Benefits and risks of radioactive iodine remnant ablation
The goals of initial radioiodine therapy are to ablate all residual thyroid cells, both normal and cancerous, remaining after surgery. The results of many retrospective studies looking at the benefit of radioiodine remnant ablation in patients with low- and intermediate-risk thyroid cancer have been mixed. A systematic review of the literature indicates that disease recurrence can be reduced by approximately 50 percent with radioiodine in a large non-risk stratified group of patients.3 No survival benefit was observed. A prospective multi-center database analysis showed survival benefit of radioiodine therapy for high-risk patients (stage 3 and stage 4) and that radioiodine therapy improved overall survival in stage 2 patients. However, no benefit was observed of radioiodine remnant ablation in the broad group of stage 1 patients.
Multiple risks are associated with radioiodine therapy, including dental caries, watery eyes, gonadal dysfunction, marrow suppression, and secondary malignancies.
Preparation and administered doses of radioiodine for remnant ablation
Many studies have now shown that patients can be adequately prepared for radioactive iodine remnant ablation using recombinant human TSH.8, 9 If one is considering withdrawal therapy, many experts suggest three-week withdrawal of LT4 without the addition of liothyronine because this does not appear to improve quality of life. This is a shorter, simpler way to prepare patients for radioactive iodine remnant ablation.
Two ways to reduce potential risks of radioiodine therapy are to deliver radioiodine in the euthyroid state so that whole body clearance is higher, and administer the lowest dose of I that can achieve successful remnant ablation. Two recent prospective randomized trials comparing 30 mCi (1.11 GBq) with 100 mCi (3.7 GBq) of I, each in combination with recombinant human TSH, or thyroid hormone withdrawal preparation showed no difference among the subgroups, suggesting that preparation of low-risk patients with recombinant human TSH and 30 mCi of 131I is likely sufficient for remnant ablation in most patients. Older studies have shown mixed success in patients receiving doses as low as 30 mCi of I. This may be due in part to less complete thyroidectomies performed years ago.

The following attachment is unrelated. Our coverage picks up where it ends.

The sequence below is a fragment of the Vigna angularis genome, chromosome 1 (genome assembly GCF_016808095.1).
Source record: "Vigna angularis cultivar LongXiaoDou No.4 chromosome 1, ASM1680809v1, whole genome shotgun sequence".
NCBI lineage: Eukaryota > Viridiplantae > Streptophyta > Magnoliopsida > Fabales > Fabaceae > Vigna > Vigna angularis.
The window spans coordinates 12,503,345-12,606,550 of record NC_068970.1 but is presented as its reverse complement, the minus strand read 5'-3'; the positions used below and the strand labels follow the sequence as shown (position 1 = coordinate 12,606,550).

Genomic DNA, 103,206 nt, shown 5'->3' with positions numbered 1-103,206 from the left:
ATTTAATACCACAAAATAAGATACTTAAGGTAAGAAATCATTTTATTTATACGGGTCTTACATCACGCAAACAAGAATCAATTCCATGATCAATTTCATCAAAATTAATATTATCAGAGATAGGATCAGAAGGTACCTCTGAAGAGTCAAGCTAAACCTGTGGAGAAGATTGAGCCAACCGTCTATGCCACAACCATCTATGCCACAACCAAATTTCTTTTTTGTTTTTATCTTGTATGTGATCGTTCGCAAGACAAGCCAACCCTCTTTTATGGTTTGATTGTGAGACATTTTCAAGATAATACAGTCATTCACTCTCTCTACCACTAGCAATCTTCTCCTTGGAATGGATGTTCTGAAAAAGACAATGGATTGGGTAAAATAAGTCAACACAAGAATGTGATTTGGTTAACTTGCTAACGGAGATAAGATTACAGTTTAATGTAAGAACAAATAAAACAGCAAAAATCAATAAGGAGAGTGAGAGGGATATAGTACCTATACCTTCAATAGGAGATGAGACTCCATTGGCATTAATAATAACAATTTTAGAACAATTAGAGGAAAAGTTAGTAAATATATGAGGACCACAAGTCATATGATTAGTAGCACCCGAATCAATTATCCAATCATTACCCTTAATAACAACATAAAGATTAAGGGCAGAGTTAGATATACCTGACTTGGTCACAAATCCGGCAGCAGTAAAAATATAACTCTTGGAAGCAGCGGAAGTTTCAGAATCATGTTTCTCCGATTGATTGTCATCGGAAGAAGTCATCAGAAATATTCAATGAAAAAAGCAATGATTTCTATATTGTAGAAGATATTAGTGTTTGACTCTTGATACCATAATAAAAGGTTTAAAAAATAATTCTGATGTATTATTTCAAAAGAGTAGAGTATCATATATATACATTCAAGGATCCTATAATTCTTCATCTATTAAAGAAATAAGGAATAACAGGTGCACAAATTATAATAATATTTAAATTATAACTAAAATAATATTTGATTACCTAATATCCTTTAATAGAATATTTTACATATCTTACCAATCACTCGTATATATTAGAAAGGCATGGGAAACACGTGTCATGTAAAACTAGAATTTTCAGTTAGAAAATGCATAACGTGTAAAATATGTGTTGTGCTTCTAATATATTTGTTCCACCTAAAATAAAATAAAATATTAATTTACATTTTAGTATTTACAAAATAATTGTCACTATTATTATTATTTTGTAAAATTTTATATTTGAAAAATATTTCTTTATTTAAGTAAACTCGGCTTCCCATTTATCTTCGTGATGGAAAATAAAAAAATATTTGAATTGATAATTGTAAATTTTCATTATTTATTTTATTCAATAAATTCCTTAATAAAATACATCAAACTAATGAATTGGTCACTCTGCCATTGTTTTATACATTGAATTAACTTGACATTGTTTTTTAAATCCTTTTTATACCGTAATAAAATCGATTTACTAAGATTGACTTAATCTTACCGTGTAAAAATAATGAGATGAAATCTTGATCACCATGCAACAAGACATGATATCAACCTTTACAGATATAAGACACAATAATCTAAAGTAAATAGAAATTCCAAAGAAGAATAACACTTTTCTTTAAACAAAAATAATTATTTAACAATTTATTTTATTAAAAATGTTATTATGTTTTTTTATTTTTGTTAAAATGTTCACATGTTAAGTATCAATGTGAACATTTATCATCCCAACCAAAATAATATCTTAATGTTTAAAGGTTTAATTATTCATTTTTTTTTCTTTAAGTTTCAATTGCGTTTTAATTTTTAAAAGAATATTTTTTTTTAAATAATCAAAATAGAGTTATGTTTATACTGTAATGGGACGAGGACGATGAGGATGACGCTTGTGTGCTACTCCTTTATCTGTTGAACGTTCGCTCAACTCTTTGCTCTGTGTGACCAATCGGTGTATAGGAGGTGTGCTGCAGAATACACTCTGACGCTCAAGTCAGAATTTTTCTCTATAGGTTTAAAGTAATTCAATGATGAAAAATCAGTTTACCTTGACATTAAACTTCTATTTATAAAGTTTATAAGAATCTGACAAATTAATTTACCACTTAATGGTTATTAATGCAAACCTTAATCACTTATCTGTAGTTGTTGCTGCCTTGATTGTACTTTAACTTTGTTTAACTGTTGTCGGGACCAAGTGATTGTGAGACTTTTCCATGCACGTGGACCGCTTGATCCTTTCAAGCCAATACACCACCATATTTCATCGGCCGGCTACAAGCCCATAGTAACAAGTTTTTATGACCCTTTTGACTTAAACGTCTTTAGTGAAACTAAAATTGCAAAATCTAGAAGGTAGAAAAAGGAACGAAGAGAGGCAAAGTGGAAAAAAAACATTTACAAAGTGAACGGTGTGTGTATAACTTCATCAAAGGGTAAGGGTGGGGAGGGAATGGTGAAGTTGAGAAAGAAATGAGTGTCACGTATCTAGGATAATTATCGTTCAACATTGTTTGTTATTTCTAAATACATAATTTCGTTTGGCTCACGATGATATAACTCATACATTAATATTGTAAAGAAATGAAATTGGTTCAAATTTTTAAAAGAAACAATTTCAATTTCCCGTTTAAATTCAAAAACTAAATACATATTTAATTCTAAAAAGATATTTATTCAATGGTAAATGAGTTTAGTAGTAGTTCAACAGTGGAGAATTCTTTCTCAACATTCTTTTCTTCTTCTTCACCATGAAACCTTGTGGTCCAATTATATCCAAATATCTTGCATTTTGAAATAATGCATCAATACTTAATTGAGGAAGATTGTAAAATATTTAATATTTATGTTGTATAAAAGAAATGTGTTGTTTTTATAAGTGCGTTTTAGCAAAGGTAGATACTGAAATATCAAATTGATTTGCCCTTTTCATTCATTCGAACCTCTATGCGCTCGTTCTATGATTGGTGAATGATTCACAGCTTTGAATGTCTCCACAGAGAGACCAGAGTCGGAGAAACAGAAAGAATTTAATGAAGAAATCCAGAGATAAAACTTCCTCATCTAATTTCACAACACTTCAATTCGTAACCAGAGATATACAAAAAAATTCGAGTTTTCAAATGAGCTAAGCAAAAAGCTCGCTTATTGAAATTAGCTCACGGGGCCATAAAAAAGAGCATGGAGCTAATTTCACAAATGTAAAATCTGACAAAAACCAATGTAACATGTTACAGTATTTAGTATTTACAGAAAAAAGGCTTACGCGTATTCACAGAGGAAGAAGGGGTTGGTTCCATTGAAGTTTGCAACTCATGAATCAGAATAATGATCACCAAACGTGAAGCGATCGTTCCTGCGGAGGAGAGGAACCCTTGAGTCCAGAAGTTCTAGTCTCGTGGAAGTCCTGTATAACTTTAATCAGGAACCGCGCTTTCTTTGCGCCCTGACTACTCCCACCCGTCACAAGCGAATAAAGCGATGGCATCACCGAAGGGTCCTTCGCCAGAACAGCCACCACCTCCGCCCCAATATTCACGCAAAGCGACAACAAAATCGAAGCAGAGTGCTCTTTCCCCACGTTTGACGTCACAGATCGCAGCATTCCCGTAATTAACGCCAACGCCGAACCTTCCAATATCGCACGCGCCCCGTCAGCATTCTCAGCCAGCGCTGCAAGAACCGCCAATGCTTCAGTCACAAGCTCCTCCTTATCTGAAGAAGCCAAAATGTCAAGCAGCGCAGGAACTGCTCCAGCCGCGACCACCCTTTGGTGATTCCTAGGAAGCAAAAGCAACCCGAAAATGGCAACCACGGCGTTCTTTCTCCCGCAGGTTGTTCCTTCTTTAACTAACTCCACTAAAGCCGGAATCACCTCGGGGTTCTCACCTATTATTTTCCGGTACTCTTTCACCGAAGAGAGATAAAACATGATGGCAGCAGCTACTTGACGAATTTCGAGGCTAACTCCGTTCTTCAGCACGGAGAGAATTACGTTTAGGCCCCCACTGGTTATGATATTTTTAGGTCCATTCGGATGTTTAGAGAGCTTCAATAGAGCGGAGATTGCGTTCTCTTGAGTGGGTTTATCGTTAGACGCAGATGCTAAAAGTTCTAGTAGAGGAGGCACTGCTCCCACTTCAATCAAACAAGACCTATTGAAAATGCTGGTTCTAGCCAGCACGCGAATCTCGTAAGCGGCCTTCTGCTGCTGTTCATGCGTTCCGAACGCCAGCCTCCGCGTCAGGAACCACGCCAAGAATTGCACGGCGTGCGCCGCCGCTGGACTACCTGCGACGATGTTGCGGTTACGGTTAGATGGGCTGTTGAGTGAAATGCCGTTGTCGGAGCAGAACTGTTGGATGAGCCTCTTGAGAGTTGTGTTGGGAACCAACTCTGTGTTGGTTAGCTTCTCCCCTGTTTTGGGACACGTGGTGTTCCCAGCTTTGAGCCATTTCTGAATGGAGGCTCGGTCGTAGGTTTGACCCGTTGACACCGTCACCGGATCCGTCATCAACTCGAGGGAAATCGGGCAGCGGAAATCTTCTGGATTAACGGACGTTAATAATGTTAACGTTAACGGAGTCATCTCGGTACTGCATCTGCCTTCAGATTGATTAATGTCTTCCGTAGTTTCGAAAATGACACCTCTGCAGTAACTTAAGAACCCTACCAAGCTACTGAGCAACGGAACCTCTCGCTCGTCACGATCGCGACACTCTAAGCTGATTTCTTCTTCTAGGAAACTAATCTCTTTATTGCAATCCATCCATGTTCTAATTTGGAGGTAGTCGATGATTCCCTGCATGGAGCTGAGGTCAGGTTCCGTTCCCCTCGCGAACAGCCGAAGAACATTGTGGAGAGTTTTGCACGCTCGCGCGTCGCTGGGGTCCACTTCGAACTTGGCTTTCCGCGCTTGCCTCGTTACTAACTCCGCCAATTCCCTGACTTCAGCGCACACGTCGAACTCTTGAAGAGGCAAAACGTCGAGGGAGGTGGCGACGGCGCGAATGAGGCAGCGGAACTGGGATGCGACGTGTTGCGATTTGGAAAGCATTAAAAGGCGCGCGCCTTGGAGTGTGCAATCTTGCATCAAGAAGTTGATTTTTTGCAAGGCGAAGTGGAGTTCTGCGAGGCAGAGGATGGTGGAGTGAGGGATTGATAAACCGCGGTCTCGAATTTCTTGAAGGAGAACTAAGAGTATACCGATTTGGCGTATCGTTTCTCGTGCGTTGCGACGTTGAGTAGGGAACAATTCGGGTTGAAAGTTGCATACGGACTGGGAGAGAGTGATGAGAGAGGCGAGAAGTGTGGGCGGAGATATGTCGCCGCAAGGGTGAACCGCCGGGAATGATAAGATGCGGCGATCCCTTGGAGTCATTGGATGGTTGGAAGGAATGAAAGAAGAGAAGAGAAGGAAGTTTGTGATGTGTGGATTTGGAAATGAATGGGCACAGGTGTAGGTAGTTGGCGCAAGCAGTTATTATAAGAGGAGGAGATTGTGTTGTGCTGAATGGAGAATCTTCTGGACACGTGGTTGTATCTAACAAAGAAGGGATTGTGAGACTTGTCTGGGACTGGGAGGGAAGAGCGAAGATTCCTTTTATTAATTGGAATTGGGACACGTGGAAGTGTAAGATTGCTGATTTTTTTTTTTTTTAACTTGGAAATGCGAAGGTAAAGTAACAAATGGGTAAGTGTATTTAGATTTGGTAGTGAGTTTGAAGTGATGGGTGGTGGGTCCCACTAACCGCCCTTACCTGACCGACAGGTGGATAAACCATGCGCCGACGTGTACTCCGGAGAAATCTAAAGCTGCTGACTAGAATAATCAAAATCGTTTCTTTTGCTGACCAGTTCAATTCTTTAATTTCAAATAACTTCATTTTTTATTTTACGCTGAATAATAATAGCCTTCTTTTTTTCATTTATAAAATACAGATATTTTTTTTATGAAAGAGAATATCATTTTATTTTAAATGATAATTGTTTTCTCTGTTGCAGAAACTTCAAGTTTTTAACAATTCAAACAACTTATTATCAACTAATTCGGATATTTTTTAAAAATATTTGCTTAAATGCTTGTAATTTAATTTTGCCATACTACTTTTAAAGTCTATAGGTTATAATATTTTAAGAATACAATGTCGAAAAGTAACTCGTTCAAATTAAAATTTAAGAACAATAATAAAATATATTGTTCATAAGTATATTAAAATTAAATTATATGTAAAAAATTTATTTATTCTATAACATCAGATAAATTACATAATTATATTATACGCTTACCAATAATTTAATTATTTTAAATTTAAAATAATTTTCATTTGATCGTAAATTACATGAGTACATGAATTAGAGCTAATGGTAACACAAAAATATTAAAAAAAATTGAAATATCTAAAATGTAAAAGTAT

Radioactive iodine remnant ablation should have limited use in many of our low-risk patients, particularly those with stage 1 disease who are younger, with smaller primary tumors, no lymph node involvement, and no extrathyroidal invasion. We can use a serum thyroglobulin approximately six to eight weeks after thyroidectomy on LT4 suppression to further stratify risk in these patients. We should consider selected use in our low- to intermediate-risk patients and primarily reserve radioactive iodine remnant ablation for those older patients with larger tumors, more extensive lymph node involvement, and patients with higher risk subtypes of differentiated thyroid cancer (tall cell, insular, etc.). Most low- to intermediate-risk patients who warrant radioiodine remnant ablation can be prepared with recombinant human TSH. Furthermore, the smallest dose possible to achieve successful remnant ablation (30–50 mCi 131I) should be considered.
Basic Researcher Perspective
Determinants of response to RAI in metastatic
Stephanie Fish, M.D., and James A. Fagin, M.D.